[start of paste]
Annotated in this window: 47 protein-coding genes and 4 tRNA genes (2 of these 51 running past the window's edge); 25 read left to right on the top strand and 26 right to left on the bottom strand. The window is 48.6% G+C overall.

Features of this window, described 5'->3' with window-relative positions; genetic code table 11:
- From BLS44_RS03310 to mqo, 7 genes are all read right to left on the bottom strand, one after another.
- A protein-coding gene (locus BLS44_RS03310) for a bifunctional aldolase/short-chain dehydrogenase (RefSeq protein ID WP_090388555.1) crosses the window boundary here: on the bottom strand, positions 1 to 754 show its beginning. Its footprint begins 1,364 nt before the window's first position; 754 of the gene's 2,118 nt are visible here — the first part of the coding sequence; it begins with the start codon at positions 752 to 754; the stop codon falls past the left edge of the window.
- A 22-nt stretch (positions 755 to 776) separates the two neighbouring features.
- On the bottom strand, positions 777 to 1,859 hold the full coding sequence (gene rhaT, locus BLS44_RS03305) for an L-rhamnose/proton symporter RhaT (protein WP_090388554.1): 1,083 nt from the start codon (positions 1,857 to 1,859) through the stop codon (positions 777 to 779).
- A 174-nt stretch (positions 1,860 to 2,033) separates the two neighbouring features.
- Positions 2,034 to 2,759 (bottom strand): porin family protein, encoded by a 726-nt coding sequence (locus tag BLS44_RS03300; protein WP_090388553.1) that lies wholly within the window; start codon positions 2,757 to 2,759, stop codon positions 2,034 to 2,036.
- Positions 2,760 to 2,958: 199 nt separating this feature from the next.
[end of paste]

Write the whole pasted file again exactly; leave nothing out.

Annotated in this window: 47 protein-coding genes and 4 tRNA genes (2 of these 51 running past the window's edge); 25 read left to right on the top strand and 26 right to left on the bottom strand. The window is 48.6% G+C overall.

Features of this window, described 5'->3' with window-relative positions; genetic code table 11:
- From BLS44_RS03310 to mqo, 7 genes are all read right to left on the bottom strand, one after another.
- A protein-coding gene (locus BLS44_RS03310) for a bifunctional aldolase/short-chain dehydrogenase (RefSeq protein ID WP_090388555.1) crosses the window boundary here: on the bottom strand, positions 1 to 754 show its beginning. Its footprint begins 1,364 nt before the window's first position; 754 of the gene's 2,118 nt are visible here — the first part of the coding sequence; it begins with the start codon at positions 752 to 754; the stop codon falls past the left edge of the window.
- A 22-nt stretch (positions 755 to 776) separates the two neighbouring features.
- On the bottom strand, positions 777 to 1,859 hold the full coding sequence (gene rhaT, locus BLS44_RS03305) for an L-rhamnose/proton symporter RhaT (protein WP_090388554.1): 1,083 nt from the start codon (positions 1,857 to 1,859) through the stop codon (positions 777 to 779).
- A 174-nt stretch (positions 1,860 to 2,033) separates the two neighbouring features.
- Positions 2,034 to 2,759 (bottom strand): porin family protein, encoded by a 726-nt coding sequence (locus tag BLS44_RS03300; protein WP_090388553.1) that lies wholly within the window; start codon positions 2,757 to 2,759, stop codon positions 2,034 to 2,036.
- Positions 2,760 to 2,958: 199 nt separating this feature from the next.